U.S. Rep. John Larson (D-1) and U.S. Senator Richard Blumenthal (D-CT) hosted a forum at the Bristol Senior Center, 240 Stafford Ave., on Friday, Feb. 1, to discuss their proposed piece of legislation the Social Security 2100 Act.
“We are very fortunate that Senator Blumenthal and Congressman Larson have chosen the Bristol Senior Center to come and have one of the most important conversations that we can have which is about your Social Security, and issues that are affecting our seniors here in Bristol,” said Mayor Ellen Zoppo-Sassu.
Blumenthal and Larson introduced the bill in Washington D.C., on Wednesday, Jan. 30, which Larson said would have been U.S. President Franklin D. Roosevelt’s 137th birthday.
“Our goal has got to be to expand Social Security, not just to continue the status quo,” said Larson. “We’ve resisted the privatization of Social Security, but beyond that, Social Security needed to be expanded. Why? Because it’s an insurance plan that has to be made actuarially sound.”
According to information provided by Larson’s office, the proposed bill “increases Social Security’s vital benefits while making the system financially strong” by providing “an across-the-board benefit increase for current and new beneficiaries,” “an improved cost-of-living adjustment that takes into account the true costs incurred by seniors,” “a stronger minimum benefit, so someone who works their whole life does not retire into poverty,” and “a tax cut for over 12 million Social Security recipients by eliminating the tax on their benefits.”
Larson explained that Social Security was last adjusted by the federal government in 1983, more than 30 years ago, and yet the cost of living has increased while Social Security benefits have remained the same.
“We need to defend Social Security. It’s not something that is a benefit, it’s not something that you’re entitled to when you get to be a certain age it’s a promise. It is insurance you’ve earned it, you’ve contributed to it,” said Blumenthal. “If we fail to keep that promise, we are failing as a society.”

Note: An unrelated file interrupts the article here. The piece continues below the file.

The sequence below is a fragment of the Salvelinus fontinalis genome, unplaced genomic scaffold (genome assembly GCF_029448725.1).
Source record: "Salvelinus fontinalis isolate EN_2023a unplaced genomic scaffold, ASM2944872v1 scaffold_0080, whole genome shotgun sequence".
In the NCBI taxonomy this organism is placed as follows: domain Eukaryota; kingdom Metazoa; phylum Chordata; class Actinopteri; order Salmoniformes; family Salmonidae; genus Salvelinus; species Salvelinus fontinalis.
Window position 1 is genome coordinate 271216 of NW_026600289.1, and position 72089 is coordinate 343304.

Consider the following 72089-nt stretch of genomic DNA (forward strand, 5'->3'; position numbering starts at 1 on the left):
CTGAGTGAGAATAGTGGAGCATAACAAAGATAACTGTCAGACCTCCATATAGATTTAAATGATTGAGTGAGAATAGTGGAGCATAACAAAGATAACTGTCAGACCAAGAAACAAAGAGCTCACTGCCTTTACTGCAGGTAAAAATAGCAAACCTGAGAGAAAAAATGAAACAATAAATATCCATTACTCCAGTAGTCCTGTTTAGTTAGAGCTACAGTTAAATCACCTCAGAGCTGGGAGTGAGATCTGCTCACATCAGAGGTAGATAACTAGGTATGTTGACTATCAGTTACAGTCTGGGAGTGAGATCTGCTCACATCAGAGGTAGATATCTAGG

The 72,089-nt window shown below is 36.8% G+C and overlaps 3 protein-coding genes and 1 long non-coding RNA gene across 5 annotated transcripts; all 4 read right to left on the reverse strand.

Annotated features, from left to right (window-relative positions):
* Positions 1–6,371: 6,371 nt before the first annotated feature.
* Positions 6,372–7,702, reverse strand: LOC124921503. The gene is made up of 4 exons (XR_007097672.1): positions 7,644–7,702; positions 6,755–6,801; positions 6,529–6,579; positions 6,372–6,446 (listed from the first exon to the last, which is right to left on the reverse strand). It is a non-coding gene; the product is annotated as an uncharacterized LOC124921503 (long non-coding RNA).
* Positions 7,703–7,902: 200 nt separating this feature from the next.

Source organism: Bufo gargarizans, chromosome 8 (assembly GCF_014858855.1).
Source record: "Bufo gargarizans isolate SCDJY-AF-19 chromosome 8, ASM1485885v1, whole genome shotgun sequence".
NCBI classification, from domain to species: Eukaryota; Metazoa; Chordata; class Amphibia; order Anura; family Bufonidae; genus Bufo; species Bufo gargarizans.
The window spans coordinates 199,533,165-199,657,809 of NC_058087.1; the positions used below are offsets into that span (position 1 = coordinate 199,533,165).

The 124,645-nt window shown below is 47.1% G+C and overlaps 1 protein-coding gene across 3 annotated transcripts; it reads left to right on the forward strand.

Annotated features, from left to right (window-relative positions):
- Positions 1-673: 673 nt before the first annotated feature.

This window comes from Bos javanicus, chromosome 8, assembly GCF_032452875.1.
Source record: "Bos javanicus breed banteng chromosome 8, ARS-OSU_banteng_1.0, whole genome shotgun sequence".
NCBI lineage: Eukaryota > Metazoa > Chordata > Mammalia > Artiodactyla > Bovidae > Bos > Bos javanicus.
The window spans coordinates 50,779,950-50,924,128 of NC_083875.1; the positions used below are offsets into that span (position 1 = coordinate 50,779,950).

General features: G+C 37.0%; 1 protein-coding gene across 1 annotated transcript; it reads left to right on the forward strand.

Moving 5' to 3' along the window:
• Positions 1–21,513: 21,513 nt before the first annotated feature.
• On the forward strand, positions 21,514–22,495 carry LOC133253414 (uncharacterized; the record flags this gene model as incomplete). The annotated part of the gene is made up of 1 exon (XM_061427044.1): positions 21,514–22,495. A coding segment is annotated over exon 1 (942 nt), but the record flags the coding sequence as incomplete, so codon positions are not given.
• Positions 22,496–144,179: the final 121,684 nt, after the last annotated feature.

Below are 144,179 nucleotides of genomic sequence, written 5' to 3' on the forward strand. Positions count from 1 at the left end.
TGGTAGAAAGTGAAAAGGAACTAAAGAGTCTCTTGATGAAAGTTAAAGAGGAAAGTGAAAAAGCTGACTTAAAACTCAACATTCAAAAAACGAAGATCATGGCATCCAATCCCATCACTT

Blumenthal said that one of the reasons he and Larson presented at the Senior Center was because they “need your help.” Blumenthal said “there shouldn’t be anything partisan about this issue,” as it ought to be a common ground and intergenerational issue of concern.
Both legislators encouraged those gathered to write letters to representation, be it in the state of Connecticut, or on the national level to representatives in other states.
Larson said the first public hearing on the bill was to be held on Wednesday, Feb. 6, and Blumenthal said that he was unsure when the bill will be available for voting, as it will depend on Senate Majority Leader, Mitch McConnell.
As of the presentation on Friday, Feb. 1, Social Security 2100 had been endorsed by the Social Security Works group, the National Committee to Preserve Social Security and Medicare, the American Federation of Labor and Congress of Industrial Organizations (AFL-CIO), the Paralyzed Veterans of America (PVA), the Arc of the United States, the American Federation of Government Employees (AFGE), the International Federation of Professional and Technical Engineers, the Consortium for Citizens with Disabilities Social Security Task Force, the Justice in Aging Organization, the Association of University Centers on Disabilities (AUCD), and the Senior Citizens League.
To comment on this story or to contact staff writer Taylor Murchison-Gallagher, email her at TMurchison@BristolObserver.com.